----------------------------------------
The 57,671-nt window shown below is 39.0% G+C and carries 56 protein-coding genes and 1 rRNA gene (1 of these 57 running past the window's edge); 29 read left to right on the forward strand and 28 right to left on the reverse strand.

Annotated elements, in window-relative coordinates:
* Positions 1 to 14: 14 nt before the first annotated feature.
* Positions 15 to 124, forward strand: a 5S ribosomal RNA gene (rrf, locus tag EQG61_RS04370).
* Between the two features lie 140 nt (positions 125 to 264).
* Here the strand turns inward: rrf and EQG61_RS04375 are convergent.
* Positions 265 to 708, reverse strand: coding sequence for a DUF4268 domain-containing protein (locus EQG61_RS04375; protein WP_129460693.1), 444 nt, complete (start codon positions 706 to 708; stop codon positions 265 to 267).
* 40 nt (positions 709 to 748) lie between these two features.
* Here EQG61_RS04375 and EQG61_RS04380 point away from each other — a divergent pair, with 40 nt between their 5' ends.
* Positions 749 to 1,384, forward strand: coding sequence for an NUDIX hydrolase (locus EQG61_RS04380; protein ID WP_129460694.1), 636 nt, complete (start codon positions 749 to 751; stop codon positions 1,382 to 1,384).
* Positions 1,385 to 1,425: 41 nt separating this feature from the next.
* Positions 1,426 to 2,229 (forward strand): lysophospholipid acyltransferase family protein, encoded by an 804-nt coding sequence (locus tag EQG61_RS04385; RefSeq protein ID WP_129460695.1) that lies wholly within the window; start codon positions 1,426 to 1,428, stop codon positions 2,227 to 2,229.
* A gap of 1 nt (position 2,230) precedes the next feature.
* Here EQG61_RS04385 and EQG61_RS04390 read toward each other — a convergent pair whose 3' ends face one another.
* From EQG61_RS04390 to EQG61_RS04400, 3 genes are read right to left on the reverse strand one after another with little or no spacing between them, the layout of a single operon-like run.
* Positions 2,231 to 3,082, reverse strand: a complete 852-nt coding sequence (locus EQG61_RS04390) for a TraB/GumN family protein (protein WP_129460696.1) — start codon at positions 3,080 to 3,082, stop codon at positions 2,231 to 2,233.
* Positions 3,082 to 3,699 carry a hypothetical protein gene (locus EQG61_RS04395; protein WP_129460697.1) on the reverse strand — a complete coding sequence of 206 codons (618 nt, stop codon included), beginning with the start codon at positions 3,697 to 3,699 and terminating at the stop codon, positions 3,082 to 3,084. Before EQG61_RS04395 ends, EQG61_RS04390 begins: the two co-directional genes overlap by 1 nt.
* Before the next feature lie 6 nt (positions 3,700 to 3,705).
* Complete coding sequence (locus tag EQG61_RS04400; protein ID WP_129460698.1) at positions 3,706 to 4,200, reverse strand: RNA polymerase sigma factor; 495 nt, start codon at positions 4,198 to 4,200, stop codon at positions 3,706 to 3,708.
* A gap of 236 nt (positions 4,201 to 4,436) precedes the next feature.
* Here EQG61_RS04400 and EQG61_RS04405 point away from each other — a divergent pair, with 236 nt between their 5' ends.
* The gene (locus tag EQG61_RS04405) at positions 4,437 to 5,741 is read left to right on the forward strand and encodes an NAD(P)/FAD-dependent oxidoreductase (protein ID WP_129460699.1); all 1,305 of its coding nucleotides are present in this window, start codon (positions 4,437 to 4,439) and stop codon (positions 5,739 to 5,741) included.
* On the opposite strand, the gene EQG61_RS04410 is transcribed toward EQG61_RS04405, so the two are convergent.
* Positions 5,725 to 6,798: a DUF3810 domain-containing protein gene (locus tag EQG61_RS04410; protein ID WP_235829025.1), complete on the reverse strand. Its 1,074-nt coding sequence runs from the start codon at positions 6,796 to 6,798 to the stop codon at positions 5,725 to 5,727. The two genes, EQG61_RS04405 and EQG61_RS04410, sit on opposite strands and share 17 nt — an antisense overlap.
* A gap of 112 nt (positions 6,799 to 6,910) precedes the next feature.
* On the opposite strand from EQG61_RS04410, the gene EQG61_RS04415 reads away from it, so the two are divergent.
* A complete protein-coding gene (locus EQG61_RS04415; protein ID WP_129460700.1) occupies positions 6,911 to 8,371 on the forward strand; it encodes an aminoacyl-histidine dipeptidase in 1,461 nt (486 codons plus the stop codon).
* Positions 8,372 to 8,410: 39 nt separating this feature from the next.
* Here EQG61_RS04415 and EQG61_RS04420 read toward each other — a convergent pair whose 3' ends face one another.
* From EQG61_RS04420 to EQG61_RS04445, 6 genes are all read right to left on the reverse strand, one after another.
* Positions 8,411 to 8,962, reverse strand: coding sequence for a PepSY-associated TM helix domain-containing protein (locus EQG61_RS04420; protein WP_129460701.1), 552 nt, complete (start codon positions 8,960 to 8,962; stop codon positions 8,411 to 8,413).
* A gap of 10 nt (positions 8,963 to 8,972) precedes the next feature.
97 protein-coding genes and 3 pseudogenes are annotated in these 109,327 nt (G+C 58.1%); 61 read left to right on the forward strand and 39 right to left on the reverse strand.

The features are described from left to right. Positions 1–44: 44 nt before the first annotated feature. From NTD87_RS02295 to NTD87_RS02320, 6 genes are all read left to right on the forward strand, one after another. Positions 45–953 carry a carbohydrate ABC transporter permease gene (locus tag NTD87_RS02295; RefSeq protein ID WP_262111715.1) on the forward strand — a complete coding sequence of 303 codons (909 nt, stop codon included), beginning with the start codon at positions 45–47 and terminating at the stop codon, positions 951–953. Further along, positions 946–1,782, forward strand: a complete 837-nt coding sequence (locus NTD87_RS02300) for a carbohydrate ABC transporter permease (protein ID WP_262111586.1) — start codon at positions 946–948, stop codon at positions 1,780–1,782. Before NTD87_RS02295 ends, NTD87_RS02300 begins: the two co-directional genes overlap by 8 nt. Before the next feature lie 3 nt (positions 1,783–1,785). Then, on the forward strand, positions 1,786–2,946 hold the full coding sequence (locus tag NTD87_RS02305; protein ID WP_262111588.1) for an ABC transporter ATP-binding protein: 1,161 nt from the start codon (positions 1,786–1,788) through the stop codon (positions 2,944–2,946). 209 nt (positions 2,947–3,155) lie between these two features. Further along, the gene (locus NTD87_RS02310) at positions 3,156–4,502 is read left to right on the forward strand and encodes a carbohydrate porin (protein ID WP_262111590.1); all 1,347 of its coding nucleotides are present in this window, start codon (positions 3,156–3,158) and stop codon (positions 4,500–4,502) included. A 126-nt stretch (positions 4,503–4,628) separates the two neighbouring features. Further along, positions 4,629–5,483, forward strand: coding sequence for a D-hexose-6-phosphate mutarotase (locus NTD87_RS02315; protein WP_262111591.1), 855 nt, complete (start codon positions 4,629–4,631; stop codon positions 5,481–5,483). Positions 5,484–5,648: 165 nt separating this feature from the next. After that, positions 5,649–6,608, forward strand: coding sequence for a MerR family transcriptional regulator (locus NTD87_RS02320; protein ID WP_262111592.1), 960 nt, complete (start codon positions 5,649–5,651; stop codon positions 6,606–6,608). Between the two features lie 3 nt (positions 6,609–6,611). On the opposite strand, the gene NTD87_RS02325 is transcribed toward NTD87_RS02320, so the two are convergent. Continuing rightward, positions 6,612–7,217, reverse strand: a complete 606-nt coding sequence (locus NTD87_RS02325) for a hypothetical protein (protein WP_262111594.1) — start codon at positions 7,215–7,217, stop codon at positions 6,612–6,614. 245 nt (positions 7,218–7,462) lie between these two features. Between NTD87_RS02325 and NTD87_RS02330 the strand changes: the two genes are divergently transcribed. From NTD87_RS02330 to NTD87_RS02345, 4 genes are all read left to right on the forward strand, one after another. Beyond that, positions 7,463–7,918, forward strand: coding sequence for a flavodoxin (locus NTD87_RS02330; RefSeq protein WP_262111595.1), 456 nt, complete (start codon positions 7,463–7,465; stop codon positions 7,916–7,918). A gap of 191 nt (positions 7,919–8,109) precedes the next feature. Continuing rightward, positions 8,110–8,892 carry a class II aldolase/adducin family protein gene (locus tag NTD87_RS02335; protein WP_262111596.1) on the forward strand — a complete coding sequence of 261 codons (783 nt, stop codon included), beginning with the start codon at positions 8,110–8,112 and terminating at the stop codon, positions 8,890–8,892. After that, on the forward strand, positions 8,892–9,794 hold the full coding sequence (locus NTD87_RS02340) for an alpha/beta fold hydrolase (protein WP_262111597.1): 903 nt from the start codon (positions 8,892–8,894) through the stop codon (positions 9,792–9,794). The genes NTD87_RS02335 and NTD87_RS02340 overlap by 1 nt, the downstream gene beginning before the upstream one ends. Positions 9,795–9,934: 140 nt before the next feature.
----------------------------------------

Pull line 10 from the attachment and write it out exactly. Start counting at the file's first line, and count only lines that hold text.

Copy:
* Positions 749 to 1,384, forward strand: coding sequence for an NUDIX hydrolase (locus EQG61_RS04380; protein ID WP_129460694.1), 636 nt, complete (start codon positions 749 to 751; stop codon positions 1,382 to 1,384).